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A new generation of American extremists is on the rise, experts say

White nationalist demonstrators walk into Lee park surrounded by counter demonstrators in Charlottesville, Va., Saturday, Aug. 12, 2017. Gov. Terry McAuliffe declared a state of emergency and police dressed in riot gear ordered people to disperse after chaotic violent clashes between white nationalists and counter protestors. (AP Photo/Steve Helber)
White nationalist demonstrators walk into Lee park surrounded by counter demonstrators in Charlottesville, Va., Saturday, Aug. 12, 2017. Gov. Terry McAuliffe declared a state of emergency and police dressed in riot gear ordered people to disperse after chaotic violent clashes between white nationalists and counter protestors. (AP Photo/Steve Helber)
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The images out of Charlottesville over the weekend showed a shockingly large number of individuals sporting fascist insignia, using the Nazi salute, carrying torches reminiscent of Ku Klux Klan rallies and marching with swastika and Confederate flags side by side. On the other side, a contingent militant anti-fascists (Antifa) hurled bricks and made use of make-shift flame throwers.

President Donald Trump pointed to the two sides of the violent clashes over the weekend telling reporters that both sides were to blame. "You had a group on one side that was bad and you had a group on the other side that was also very violent, and nobody wants to say that," the president said.

Despite the clear evidence of violence perpetrated by both sides, experts in U.S. domestic terrorism and government agencies have compiled data showing a high proportion of violent right-wing extremism that outpaces both Islamist extremism or violence on the far-left.

In recent years, former domestic terrorism analyst at the Department of Homeland Security Daryl Johnson has noted a growing presence of white nationalist radicals that has largely gone unacknowledged by the government, and the rallies over the weekend show a new generation is on the rise.

"Before 2007 you would get between 10 to 15 members of the Klan or neo-Nazi groups showing up [at rallies]," Johnson explained. "The fact that they're drawing hundreds of people to these rallies is very concerning, because for every one of these individuals who shows up in public and engages in these hateful rants, there are ten others who are sitting at home not participating."


The landscape for domestic U.S. extremism is dominated by far-right groups, including KKK, neo-Nazi and other racial supremacists, as well as religious extremists and military. On the left, the violent extremist groups have historically been centered around anarchist, communist, environmentalist and black nationalist groups, accounting for fewer violent attacks.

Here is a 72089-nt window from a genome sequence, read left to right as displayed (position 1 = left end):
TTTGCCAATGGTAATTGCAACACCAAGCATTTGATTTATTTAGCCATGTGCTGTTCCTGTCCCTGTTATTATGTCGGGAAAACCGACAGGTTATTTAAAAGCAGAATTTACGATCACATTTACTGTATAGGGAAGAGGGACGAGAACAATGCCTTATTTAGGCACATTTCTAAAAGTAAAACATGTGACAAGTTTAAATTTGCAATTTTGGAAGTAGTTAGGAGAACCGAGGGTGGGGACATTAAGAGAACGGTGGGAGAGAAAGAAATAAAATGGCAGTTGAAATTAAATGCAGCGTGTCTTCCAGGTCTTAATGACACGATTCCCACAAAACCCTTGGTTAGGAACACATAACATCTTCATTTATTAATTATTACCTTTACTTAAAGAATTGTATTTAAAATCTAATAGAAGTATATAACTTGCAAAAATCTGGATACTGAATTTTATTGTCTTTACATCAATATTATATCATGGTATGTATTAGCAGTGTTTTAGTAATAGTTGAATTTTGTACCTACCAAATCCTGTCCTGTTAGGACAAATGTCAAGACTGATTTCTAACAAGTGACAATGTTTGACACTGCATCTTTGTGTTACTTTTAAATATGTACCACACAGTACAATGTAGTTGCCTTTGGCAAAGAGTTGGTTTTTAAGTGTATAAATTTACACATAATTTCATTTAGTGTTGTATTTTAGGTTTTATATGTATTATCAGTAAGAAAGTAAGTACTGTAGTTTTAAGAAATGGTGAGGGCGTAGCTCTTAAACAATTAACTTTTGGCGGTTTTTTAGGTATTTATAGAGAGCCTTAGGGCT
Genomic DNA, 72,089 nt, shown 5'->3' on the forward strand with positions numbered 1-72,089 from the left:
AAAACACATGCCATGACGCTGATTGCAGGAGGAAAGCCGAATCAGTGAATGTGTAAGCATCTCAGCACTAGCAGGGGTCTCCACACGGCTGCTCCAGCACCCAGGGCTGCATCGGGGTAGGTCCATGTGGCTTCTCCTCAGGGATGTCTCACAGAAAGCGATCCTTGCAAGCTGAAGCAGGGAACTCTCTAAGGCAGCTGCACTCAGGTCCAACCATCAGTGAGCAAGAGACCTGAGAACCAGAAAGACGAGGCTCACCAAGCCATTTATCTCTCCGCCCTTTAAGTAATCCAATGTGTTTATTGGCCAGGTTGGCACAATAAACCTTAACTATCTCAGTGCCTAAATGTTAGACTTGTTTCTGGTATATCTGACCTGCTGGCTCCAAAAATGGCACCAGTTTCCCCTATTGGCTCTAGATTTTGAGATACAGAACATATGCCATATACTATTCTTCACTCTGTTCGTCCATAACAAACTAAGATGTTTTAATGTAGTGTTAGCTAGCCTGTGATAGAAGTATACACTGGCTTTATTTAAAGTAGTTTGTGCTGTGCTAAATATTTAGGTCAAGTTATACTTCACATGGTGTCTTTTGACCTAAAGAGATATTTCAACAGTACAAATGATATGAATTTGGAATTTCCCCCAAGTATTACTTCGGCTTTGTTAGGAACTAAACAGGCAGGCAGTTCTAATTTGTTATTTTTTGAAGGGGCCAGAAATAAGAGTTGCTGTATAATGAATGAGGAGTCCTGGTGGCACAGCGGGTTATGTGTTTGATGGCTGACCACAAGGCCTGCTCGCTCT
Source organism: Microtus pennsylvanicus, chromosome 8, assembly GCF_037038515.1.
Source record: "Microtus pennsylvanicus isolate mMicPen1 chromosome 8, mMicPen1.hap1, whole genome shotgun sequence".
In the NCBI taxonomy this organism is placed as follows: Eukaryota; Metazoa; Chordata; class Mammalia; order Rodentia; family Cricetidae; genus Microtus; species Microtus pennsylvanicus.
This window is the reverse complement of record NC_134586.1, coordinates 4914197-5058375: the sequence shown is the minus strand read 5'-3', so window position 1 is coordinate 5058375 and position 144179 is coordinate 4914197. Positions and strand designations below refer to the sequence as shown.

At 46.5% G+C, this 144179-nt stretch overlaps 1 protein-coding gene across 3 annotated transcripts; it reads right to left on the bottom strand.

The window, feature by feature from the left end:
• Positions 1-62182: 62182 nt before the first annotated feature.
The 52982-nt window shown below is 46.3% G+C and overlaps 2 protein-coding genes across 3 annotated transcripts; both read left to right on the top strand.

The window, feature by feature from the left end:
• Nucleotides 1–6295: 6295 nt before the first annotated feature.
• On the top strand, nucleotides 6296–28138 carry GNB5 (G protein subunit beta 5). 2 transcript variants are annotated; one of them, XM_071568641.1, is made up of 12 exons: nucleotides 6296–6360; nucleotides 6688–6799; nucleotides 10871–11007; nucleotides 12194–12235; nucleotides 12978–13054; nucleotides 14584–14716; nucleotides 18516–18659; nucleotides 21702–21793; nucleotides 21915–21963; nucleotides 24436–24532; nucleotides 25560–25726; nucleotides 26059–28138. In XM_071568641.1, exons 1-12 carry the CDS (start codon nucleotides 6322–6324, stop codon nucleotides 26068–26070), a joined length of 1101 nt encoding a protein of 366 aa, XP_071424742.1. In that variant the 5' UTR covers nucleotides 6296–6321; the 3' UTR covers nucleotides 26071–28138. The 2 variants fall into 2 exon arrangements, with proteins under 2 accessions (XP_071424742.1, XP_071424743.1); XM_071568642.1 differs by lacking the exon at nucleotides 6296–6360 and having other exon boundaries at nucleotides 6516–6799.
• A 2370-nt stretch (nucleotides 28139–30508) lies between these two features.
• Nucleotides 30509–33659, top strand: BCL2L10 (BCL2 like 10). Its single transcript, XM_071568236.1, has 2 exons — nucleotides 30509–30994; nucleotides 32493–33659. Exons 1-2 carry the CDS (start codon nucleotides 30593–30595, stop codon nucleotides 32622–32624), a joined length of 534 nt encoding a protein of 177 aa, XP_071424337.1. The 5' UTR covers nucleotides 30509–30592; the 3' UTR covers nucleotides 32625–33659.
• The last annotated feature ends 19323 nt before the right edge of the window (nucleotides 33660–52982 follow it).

According to data gathered by the University of Maryland National Consortium for the Study of Terrorism and Responses to Terrorism (START), individuals associated with far-right groups account for highest number of violent, radicalized individuals in the country, outpacing Islamist and far-left extremists combined.

While Islamists killed nearly seven times as many people than far-right extremists between 1990 and 2017 (including nearly 3,000 on Septmeber 11, 2001) the total number of attacks from the right were greater.

Like any branch of extremist ideology, the number of actively violent radicalized individuals is far less than the number of supporters for a cause that openly advocates violence or genocide.

According to Johnson, who now leads a domestic terrorism consultancy firm, DT Analytics, the number of people supporting the white supremacy movement in the United States is likely in the hundreds of thousands.

"Of those hundreds of thousands there are probably hundreds who are radicalizing ... and mobilizing towards violent action and criminal activity," Johnson said. "Can you imagine having 100,000 ISIS supporters here in the United States and what type of threat that would pose?"

While its messaging has not always openly or explicitly promoted violence, the far-right has a long-established presence on the internet and in social media. White supremacists groups even pioneered a tactic adopted by al-Qaeda, re-purposing first-person shooter video games to target particular races and appeal to young recruits.